OBJECTIVES: To investigate frequency, severity and risk factors for urinary incontinence and faecal incontinence 4 years after a first birth.
DESIGN: Prospective pregnancy cohort study.
SETTING: Melbourne, Australia.
SAMPLE: A total of 1011 nulliparous women recruited in early pregnancy.
METHODS: Participants were followed up at 32 weeks of gestation; then at 3, 6, 9 and 12 months and 4 years postpartum.
MAIN OUTCOME MEASURES: Frequency and severity of urinary and faecal incontinence.
RESULTS: At 4 years, 29.6% of women reported urinary incontinence and 7.1% reported faecal incontinence. Compared with women having only spontaneous vaginal births, women who delivered exclusively by caesarean section were less likely to have urinary incontinence at 4 years postpartum (adjusted odds ratio 0.4, 95% confidence interval 0.3-0.6). Women who reported urinary incontinence before or during the index pregnancy, and those experiencing symptoms in the first year postpartum had increased odds of incontinence at 4 years, with the highest odds (6-12 times higher) among women who had previously reported moderate or severe symptoms. The odds of reporting faecal incontinence at 4 years were two to six times higher for women experiencing symptoms in pregnancy, and around four to eight times higher for those with symptoms in the first year postpartum.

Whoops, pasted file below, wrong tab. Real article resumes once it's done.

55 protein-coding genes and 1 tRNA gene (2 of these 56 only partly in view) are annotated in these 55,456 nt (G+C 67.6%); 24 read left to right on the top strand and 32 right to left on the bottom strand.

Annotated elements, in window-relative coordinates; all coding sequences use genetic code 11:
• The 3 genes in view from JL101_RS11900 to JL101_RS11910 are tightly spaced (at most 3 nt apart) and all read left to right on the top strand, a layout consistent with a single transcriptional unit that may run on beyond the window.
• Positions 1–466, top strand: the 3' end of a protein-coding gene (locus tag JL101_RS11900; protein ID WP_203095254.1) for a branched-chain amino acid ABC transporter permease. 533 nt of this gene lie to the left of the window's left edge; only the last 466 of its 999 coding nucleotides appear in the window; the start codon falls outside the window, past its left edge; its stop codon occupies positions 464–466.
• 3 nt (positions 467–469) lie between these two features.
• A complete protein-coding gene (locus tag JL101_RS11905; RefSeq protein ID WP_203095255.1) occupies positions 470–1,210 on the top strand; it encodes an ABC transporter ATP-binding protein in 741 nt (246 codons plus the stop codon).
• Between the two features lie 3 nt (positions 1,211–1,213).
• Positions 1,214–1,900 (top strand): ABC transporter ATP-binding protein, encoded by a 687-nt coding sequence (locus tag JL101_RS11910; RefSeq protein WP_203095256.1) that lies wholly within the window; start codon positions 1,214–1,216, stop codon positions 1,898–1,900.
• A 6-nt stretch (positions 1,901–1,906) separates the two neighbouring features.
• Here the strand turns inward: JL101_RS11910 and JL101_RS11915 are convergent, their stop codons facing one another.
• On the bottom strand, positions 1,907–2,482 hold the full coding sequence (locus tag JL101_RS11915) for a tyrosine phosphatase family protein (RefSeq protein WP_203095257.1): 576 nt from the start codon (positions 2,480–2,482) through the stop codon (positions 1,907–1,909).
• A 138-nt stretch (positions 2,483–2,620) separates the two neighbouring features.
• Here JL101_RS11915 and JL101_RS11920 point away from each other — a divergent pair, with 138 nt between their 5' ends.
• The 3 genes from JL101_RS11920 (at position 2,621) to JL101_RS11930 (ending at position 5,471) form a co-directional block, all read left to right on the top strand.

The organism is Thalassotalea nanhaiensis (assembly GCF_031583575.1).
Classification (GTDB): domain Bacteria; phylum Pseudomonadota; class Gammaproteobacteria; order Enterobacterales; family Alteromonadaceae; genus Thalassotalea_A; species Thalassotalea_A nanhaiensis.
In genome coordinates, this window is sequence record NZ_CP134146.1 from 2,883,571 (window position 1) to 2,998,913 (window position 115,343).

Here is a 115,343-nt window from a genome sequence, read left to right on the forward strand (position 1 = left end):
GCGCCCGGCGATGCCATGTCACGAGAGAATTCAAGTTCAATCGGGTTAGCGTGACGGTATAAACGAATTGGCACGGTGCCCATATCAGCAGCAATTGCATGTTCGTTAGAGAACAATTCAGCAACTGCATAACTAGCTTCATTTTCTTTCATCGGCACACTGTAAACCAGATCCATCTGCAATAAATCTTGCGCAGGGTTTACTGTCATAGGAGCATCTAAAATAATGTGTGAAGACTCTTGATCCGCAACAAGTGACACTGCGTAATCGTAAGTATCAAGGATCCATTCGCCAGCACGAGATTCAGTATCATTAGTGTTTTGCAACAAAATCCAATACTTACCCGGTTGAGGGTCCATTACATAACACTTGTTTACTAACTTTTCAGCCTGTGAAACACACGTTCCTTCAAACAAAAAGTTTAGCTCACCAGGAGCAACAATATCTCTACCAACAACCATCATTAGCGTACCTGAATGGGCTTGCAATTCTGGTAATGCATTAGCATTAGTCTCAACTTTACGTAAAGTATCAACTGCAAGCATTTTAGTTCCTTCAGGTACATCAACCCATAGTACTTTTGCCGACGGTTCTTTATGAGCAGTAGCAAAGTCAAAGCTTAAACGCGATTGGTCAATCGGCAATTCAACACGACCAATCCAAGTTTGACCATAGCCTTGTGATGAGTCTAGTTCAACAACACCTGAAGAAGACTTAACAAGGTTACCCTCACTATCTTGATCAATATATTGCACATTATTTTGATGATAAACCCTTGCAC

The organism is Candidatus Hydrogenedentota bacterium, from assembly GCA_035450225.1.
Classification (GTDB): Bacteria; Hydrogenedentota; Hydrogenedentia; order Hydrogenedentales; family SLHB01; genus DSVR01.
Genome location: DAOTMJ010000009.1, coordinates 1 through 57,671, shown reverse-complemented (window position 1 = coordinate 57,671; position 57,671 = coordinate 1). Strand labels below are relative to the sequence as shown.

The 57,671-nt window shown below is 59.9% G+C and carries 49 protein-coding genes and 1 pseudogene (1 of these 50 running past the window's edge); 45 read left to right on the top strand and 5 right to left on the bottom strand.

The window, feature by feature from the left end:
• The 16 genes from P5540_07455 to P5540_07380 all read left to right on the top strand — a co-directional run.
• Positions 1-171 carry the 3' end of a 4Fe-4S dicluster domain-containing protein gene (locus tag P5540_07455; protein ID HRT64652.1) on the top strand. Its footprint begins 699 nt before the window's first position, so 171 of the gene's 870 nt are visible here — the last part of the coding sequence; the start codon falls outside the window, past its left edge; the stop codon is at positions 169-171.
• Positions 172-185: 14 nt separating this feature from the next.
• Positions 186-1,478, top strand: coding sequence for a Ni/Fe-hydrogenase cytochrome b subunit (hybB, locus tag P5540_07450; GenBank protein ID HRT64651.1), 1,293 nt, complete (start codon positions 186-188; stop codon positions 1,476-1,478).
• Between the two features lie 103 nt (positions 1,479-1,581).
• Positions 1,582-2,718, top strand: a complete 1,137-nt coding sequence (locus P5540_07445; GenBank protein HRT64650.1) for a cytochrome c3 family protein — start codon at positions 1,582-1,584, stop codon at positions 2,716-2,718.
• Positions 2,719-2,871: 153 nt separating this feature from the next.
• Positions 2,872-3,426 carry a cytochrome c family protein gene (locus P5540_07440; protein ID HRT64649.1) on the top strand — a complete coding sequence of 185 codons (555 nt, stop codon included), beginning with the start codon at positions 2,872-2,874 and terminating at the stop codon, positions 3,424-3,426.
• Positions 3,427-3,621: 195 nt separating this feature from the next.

CONCLUSION: Urinary and faecal incontinence are prevalent conditions 4 years after a first birth. Women reporting urinary or faecal incontinence during pregnancy had markedly higher odds of reporting symptoms at 4 years postpartum, suggesting a need for further investigation and elucidation of aetiological pathways involving nonbirth-related risk factors.
|Journal||BJOG: An International Journal of Obstetrics & Gynaecology|
|Publication status||Published - 14 Jul 2015|